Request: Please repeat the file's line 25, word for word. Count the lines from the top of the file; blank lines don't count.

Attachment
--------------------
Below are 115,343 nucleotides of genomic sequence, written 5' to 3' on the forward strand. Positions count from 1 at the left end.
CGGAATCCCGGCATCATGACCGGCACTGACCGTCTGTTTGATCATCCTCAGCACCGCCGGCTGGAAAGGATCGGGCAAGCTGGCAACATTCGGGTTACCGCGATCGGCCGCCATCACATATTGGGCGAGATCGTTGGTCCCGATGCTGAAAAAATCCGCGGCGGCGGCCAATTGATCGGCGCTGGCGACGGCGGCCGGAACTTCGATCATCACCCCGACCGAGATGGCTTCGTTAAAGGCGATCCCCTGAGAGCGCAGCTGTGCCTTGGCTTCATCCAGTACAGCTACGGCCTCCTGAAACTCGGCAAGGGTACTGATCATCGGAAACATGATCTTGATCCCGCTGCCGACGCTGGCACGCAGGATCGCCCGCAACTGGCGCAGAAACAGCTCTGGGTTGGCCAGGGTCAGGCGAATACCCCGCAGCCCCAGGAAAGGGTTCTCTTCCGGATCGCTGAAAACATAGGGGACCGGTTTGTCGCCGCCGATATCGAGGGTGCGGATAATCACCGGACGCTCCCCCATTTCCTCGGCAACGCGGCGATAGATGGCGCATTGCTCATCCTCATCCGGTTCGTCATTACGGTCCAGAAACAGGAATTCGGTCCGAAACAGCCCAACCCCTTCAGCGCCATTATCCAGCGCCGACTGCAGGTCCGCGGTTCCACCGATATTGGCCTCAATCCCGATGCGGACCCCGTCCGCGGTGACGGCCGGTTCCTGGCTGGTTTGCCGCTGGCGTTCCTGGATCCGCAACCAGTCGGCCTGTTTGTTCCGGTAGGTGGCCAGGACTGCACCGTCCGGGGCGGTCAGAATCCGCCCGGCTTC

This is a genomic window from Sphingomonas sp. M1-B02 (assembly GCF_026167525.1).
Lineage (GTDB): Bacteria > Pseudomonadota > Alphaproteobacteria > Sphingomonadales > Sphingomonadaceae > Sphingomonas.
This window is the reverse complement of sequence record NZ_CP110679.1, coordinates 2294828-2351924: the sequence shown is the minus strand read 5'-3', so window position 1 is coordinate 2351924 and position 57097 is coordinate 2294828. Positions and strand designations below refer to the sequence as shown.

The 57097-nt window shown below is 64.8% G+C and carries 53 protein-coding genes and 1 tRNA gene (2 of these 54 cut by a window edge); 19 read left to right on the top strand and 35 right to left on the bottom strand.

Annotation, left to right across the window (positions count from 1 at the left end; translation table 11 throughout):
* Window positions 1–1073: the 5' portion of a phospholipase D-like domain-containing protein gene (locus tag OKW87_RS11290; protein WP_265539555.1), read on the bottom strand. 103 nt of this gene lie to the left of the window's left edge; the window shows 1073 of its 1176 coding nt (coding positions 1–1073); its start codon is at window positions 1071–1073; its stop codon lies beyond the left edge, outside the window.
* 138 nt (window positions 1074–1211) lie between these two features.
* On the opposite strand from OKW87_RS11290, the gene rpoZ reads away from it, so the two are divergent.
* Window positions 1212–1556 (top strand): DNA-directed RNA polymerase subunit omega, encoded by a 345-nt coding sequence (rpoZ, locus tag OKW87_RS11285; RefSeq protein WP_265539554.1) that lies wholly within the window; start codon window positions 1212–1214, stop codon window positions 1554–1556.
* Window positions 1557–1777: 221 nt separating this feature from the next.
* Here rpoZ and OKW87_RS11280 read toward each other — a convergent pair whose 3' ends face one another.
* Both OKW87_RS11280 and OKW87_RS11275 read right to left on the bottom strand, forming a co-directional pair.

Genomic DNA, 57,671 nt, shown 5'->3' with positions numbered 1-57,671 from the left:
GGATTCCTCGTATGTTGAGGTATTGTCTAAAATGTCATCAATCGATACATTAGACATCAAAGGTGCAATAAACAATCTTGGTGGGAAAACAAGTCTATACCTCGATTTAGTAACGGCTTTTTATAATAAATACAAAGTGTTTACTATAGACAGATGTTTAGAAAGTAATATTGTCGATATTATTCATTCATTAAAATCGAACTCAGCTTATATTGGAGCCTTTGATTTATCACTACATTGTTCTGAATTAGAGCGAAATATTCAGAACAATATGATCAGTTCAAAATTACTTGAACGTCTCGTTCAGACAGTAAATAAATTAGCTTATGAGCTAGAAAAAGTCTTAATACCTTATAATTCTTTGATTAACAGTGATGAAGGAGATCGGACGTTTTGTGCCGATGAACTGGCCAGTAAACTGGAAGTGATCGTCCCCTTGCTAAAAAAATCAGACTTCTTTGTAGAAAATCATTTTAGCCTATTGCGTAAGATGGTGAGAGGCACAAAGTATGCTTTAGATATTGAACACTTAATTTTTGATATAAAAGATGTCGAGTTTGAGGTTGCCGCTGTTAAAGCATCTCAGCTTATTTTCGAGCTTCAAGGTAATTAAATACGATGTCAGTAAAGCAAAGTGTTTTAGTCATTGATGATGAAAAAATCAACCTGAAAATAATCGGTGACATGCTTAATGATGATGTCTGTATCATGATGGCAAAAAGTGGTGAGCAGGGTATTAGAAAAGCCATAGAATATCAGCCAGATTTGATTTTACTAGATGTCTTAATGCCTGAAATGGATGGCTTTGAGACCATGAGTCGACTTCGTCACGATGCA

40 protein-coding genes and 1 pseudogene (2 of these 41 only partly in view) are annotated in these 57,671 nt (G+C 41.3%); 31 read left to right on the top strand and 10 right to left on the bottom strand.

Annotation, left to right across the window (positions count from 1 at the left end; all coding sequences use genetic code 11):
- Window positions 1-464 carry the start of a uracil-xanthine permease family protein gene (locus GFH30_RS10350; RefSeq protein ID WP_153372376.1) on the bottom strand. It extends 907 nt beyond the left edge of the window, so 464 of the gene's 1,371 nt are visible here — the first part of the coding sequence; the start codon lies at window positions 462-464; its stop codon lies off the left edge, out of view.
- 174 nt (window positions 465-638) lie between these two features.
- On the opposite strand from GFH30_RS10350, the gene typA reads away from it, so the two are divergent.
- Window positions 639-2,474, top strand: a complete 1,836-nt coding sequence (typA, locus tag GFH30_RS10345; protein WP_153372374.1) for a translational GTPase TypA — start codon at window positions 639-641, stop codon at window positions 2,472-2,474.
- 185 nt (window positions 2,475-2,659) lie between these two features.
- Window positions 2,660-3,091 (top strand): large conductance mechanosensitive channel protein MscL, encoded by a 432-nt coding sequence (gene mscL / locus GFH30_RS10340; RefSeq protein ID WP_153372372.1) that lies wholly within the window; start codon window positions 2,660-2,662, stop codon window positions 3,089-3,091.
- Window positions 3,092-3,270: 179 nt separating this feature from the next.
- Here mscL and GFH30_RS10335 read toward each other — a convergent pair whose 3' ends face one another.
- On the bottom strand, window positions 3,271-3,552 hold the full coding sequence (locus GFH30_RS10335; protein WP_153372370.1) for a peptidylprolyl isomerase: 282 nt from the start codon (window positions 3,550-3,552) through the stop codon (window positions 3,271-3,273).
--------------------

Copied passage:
- Window positions 3,092-3,270: 179 nt separating this feature from the next.